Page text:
In order to finally have a breakthrough this time around, we are all going to have to be honest with ourselves, and our lawmakers will need to be honest with us. There are no magic beans.
We are Midwesterners, after all. We pride ourselves on our no-nonsense approach to the world. Let’s have an open dialogue about the most effective way to fund our immediate needs — one that won’t cost too much in the short run and won’t bury us in the long run, but that will ensure the safe and reliable movement of our Wisconsin goods, products, and people.
States Take Another Look at the Gas Tax
According to the Institute on Taxation and Economic Policy, six states enacted fuel tax increases or reforms in 2013 and two more in 2014. As many as 12 states are seriously considering a gas tax increase this year to help address transportation revenue shortfalls. Checkout what our neighbors are doing below:
Iowa: Governor Terry Branstad signed a gas tax increase into law today, approved by both the House and Senate yesterday.
The law can take effect the first of the following month -- meaning the 10 cent per gallon tax increase will start as early as this Sunday, March 1.
The bill passed by a margin of 28-21 in the Senate and by 53-46 in the House.
The gas tax increase will provide about $215 million annually for Iowa's network of bridges and roads, many of which are considered deteriorating.
The bill also imposes restrictions on future debt and bonding for local government road projects. That's important, Brandstad said, explaining he believes in a "pay-as-you-go" method of financing road construction with user fees that benefit people who pay the extra fuel tax.
The fuel tax increase has had broad support from groups like the Iowa Farm Bureau, chambers of commerce and other business groups, and Iowa's trucking industry.
Minnesota: In Minnesota, Governor Dayton and the Senate leaders have proposed adding a wholesale tax to fuel. The 6.5% wholesale tax would equate to a 16 cent increase in the per gallon gas tax and is anticipated to raise $4.4 billion over the next decade. The Governor and Senate leaders also propose increases in the tab fees and the Metro Area Sales Tax.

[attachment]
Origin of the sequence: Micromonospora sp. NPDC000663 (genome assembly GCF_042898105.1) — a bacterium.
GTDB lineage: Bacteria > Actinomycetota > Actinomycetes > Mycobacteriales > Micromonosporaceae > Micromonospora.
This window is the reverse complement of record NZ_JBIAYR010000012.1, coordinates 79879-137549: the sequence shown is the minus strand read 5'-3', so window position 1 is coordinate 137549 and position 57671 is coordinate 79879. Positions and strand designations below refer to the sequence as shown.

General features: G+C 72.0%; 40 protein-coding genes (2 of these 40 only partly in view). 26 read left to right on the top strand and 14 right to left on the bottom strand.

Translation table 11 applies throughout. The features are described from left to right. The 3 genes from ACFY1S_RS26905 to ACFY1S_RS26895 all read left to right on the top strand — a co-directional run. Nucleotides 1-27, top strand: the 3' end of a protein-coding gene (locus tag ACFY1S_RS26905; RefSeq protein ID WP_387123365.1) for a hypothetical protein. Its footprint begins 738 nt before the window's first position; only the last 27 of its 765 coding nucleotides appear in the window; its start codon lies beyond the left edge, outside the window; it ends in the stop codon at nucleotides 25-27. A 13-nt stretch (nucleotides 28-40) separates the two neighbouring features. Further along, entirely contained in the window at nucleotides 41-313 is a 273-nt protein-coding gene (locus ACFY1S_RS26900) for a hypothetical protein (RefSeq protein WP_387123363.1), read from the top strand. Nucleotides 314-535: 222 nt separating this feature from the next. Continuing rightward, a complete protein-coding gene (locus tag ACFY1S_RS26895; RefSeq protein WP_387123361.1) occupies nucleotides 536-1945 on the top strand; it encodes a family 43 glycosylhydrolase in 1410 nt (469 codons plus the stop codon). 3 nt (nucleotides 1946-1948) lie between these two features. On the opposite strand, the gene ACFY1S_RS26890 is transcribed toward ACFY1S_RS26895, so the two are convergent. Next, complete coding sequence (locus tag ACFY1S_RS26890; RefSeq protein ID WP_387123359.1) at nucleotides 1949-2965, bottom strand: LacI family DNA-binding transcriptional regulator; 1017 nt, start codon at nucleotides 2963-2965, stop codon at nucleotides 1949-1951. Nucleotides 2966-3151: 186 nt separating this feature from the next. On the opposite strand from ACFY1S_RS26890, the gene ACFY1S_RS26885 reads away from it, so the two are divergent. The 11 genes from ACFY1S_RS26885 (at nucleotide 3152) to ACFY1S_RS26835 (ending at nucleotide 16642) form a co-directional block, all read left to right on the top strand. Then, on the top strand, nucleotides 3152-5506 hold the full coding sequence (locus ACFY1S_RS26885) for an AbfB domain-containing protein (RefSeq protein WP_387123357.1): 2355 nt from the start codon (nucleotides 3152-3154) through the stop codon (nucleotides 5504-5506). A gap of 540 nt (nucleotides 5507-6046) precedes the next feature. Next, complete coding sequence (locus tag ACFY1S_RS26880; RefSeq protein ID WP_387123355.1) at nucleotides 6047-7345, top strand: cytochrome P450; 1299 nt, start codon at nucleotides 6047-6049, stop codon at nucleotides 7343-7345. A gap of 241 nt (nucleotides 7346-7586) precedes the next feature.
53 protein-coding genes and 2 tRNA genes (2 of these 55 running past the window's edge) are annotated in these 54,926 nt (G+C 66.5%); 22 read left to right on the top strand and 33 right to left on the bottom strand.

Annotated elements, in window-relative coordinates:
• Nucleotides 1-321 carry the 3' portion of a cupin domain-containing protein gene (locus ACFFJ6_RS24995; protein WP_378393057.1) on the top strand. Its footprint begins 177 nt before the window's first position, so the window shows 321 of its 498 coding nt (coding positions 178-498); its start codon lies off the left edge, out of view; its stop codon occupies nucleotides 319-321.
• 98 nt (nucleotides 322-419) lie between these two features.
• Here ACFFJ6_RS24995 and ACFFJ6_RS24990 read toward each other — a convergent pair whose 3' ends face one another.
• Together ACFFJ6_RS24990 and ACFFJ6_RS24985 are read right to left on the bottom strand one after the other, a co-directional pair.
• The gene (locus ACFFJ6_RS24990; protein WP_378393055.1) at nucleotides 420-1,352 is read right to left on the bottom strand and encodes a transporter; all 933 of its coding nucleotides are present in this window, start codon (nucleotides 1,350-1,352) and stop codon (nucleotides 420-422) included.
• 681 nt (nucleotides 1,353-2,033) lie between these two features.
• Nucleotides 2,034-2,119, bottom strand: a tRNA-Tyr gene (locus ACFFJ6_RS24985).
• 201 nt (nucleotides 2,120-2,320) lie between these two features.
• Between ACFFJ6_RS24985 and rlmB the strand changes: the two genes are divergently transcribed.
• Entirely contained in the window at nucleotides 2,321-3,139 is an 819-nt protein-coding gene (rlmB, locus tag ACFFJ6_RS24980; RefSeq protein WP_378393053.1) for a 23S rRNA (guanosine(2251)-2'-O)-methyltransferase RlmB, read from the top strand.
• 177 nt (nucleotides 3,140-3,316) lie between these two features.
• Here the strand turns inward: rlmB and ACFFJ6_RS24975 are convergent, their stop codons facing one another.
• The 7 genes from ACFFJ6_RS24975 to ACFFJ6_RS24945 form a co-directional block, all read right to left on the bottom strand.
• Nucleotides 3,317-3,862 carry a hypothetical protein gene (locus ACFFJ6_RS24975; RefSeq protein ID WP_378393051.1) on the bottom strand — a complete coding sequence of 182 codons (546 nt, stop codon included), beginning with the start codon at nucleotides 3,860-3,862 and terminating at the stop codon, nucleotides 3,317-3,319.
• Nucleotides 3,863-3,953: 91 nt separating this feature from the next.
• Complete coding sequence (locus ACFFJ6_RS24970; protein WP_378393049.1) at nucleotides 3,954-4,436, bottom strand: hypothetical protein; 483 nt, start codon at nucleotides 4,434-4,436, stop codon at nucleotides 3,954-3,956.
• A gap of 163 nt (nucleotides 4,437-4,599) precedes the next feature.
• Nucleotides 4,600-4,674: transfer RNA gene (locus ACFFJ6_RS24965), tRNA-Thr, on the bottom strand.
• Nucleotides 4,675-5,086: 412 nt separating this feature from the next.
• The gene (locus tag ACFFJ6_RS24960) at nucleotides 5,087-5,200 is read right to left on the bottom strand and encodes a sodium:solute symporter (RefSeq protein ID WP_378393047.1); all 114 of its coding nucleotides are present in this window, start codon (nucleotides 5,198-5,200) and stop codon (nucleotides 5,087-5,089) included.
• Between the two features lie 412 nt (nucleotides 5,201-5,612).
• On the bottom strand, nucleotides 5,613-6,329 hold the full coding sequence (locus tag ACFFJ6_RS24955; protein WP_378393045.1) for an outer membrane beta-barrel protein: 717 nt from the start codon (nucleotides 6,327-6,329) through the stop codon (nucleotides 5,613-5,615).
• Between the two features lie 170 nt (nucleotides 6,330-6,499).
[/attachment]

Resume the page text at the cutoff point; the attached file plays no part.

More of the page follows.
The House is eschewing revenue increases but is proposing to use $200 million in surplus revenue from the general fund. Although republican leaders in the House have called that position a “starting point.”
Michigan: As covered in last month’s newsletter, the Michigan Legislature passed a series of tax increases all contingent on the voters approving a one-percent sales tax increase on May 5th.
Other states taking a long look at a gas tax increase include: Georgia, Idaho, Missouri, New Jersey, South Carolina, South Dakota, Tennessee, Utah and Washington.
Oregon is Ready to OReGO
On July 1st, Oregon is kicking off its first-in-the-nation major trial of road user charges based on vehicle miles traveled.
The program, called OReGO, is looking for volunteers who agree to pay 1.5 cents per mile in exchange for a rebate of fuel taxes paid. Volunteers will have their choice of secure mileage reporting options offered by OReGO’s private-sector partners.
The first phase of OReGO is limited to 5,000 cars and light-duty commercial vehicles.
The state has launched myorego.org to provide background on the program and to solicit volunteers. There is even a calculator so people can determine if they would pay more under the per mileage fee and if so how much.
WisDOT Measuring Performance
The Wisconsin Department of Transportation has released its quarterly MAPSS Performance Scorecard. The report rates how well the department is doing in the five core goal areas of mobility, accountability, preservation, safety and service.
"The MAPSS Scorecard provides an objective way to assess where we’re meeting established goals and where we're falling short," said WisDOT Secretary Mark Gottlieb. "The metrics help us to take steps to address performance that’s trending in an unfavorable direction."
The MAPSS Scorecard includes a new measure that will be used to evaluate how often the right projects are being done at the right time and the right place.
In addition to the MAPSS Scorecard, the department released a new report – Better, Faster, Lower Cost: A Performance Report of the Wisconsin Department of Transportation. This report summarizes a number of ways in which the department is providing quality transportation programs and services utilizing new techniques in order to get the job done faster and at a lower cost.
Rep. Ribble Releases Bipartisan Letter Urging Action
Representative Ribble, recently released a letter signed by a bipartisan supermajority, almost 300 members, of the House of Representatives pushing for a responsible, long-term funding solution for the nation’s surface transportation network. Six members of the Wisconsin delegation signed the letter: Representatives Ribble, Duffy, Grothman, Kind, Pocan and Moore.